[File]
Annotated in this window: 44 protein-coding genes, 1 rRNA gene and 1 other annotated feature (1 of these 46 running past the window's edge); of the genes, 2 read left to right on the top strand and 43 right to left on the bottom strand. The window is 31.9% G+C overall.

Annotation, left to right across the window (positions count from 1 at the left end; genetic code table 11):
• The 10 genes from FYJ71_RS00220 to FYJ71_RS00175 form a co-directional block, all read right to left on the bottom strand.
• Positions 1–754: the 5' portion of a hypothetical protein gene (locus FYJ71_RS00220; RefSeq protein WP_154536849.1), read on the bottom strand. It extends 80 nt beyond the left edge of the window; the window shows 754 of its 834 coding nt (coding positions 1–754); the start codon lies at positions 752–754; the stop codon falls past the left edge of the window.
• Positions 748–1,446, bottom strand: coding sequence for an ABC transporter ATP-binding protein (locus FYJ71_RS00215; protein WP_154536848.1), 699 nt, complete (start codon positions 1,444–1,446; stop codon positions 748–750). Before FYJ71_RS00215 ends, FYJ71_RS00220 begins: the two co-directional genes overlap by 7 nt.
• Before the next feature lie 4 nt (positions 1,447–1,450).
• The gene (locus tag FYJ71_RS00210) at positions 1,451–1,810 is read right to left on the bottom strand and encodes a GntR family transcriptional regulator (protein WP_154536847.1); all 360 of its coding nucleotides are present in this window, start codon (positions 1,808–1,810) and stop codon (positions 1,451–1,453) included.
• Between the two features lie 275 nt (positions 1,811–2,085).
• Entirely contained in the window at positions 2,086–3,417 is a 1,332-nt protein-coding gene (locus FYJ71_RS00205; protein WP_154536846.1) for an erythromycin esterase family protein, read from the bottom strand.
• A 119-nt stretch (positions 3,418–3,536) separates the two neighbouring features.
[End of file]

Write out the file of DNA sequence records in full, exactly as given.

Annotated in this window: 44 protein-coding genes, 1 rRNA gene and 1 other annotated feature (1 of these 46 running past the window's edge); of the genes, 2 read left to right on the top strand and 43 right to left on the bottom strand. The window is 31.9% G+C overall.

Annotation, left to right across the window (positions count from 1 at the left end; genetic code table 11):
• The 10 genes from FYJ71_RS00220 to FYJ71_RS00175 form a co-directional block, all read right to left on the bottom strand.
• Positions 1–754: the 5' portion of a hypothetical protein gene (locus FYJ71_RS00220; RefSeq protein WP_154536849.1), read on the bottom strand. It extends 80 nt beyond the left edge of the window; the window shows 754 of its 834 coding nt (coding positions 1–754); the start codon lies at positions 752–754; the stop codon falls past the left edge of the window.
• Positions 748–1,446, bottom strand: coding sequence for an ABC transporter ATP-binding protein (locus FYJ71_RS00215; protein WP_154536848.1), 699 nt, complete (start codon positions 1,444–1,446; stop codon positions 748–750). Before FYJ71_RS00215 ends, FYJ71_RS00220 begins: the two co-directional genes overlap by 7 nt.
• Before the next feature lie 4 nt (positions 1,447–1,450).
• The gene (locus tag FYJ71_RS00210) at positions 1,451–1,810 is read right to left on the bottom strand and encodes a GntR family transcriptional regulator (protein WP_154536847.1); all 360 of its coding nucleotides are present in this window, start codon (positions 1,808–1,810) and stop codon (positions 1,451–1,453) included.
• Between the two features lie 275 nt (positions 1,811–2,085).
• Entirely contained in the window at positions 2,086–3,417 is a 1,332-nt protein-coding gene (locus FYJ71_RS00205; protein WP_154536846.1) for an erythromycin esterase family protein, read from the bottom strand.
• A 119-nt stretch (positions 3,418–3,536) separates the two neighbouring features.